Tributes have been paid to the painter Stephen McKenna who died at his home in Co Carlow on Thursday night. Highly regarded and immensely popular in the Irish art world, his life was centred on his art and throughout his long career he produced an exceptionally rich, varied and at times startlingly individual body of work.
Born in London in 1939 (his father was Irish, from Co Tyrone, his mother Scottish), he studied at the Slade School of Art and was a consummate European who spent time in several European countries, as resident or visitor, eventually settling in Ireland.
Asked by an interviewer in 1990 as to whether he considered himself English, Irish or European, he replied simply: “Yes.”
As a child he experienced the post-war devastation in Europe when the family moved to Austria for a while. At first it seemed that he would follow a traditional pattern when he took a job at Canterbury College of Art after the Slade.
At that stage he was making abstract paintings but, by the time he decided to move to Germany in 1971, he had reconnected with representational art and maintained that link for the rest of his life.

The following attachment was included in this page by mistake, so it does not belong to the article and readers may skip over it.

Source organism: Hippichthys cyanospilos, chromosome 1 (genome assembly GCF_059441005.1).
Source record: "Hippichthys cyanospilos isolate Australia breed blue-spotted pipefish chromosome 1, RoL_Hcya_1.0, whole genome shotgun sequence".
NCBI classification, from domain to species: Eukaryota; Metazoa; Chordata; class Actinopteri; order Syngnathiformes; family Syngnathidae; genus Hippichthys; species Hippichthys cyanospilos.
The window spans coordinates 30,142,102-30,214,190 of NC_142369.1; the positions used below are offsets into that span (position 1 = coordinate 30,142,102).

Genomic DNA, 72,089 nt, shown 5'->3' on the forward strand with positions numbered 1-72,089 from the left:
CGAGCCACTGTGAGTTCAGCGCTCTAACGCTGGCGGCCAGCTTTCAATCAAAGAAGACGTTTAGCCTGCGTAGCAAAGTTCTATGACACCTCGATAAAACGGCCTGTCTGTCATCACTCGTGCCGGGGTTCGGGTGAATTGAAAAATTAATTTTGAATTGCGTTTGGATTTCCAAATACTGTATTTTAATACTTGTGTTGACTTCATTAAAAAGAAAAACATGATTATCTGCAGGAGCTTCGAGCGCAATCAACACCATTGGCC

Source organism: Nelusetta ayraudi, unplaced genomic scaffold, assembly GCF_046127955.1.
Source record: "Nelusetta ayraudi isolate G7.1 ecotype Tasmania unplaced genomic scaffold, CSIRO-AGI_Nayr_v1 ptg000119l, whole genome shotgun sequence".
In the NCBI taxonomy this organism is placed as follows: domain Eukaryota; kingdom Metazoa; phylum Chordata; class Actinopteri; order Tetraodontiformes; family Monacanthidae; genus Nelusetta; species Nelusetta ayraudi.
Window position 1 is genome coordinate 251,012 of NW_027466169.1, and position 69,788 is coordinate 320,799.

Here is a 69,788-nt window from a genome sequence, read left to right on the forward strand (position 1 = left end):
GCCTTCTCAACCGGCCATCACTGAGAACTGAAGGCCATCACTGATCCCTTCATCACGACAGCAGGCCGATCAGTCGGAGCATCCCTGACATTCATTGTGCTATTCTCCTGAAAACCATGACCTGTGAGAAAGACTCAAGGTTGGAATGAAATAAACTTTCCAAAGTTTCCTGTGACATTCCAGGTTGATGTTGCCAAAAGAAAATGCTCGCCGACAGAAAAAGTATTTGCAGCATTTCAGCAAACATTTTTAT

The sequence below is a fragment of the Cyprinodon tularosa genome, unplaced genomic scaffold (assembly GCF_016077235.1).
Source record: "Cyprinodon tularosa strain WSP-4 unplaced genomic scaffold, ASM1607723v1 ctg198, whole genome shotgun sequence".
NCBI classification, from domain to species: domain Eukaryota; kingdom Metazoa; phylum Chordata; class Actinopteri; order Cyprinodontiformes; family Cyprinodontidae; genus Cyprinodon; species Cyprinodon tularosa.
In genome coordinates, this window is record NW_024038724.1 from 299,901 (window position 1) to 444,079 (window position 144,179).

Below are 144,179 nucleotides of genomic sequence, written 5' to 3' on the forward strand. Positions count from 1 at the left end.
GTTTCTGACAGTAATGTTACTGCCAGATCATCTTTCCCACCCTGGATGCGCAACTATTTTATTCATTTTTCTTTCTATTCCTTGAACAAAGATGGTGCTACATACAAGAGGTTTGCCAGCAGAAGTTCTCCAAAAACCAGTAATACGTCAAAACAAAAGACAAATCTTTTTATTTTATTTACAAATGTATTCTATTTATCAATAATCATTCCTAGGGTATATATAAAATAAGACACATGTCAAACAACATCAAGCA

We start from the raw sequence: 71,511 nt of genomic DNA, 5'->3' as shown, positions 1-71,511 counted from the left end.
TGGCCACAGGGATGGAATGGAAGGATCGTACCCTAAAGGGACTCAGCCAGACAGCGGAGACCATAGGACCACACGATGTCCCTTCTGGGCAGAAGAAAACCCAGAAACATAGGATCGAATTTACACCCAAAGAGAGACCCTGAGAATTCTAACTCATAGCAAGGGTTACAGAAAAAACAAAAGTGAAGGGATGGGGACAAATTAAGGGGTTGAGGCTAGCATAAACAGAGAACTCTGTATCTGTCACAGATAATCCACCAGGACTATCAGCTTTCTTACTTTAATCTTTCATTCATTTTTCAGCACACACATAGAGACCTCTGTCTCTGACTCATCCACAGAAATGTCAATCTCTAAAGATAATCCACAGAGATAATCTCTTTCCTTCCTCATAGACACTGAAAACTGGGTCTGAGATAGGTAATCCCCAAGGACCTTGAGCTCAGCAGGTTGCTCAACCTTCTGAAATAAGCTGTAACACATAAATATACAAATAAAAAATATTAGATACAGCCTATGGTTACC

When representational painting became fashionable again at the end of the 1970s, McKenna was one of the artists who benefitted as his work became highly desirable among museums and collectors. It did not put him off his stride when fashion subsequently moved on.
Living in Italy from the late 1980s he produced some of the best work of his life. His Italian interiors perfectly express an idealised harmony of living, working and thinking. There is an idealised quality, as well, to his more recent, outstanding series of paintings of European port cities. They are wonderful works that foreground the architectural element that is always present to some degree in his work.
In the late 1990s he settled on the banks of the River Barrow in Co Carlow, having previously spent time in Co Donegal. He curated a major exhibition at IMMA in 1997, The Pursuit of Painting, and was himself the subject of numerous shows. He was represented by the Kerlin Gallery in Dublin.
Elected to Aosdána in 1999, he became a member of the Royal Hibernian Academy in 2002 and served as President of the RHA from 2005-2009.
Erudite, sociable, generous and insatiably curious, he had a wide circle of friends and admirers.
Expressing sadness at his death, Arts Council chairwoman Sheila Pratschke said he had been “a significant influence on younger artists and was highly respected for his artistic integrity”.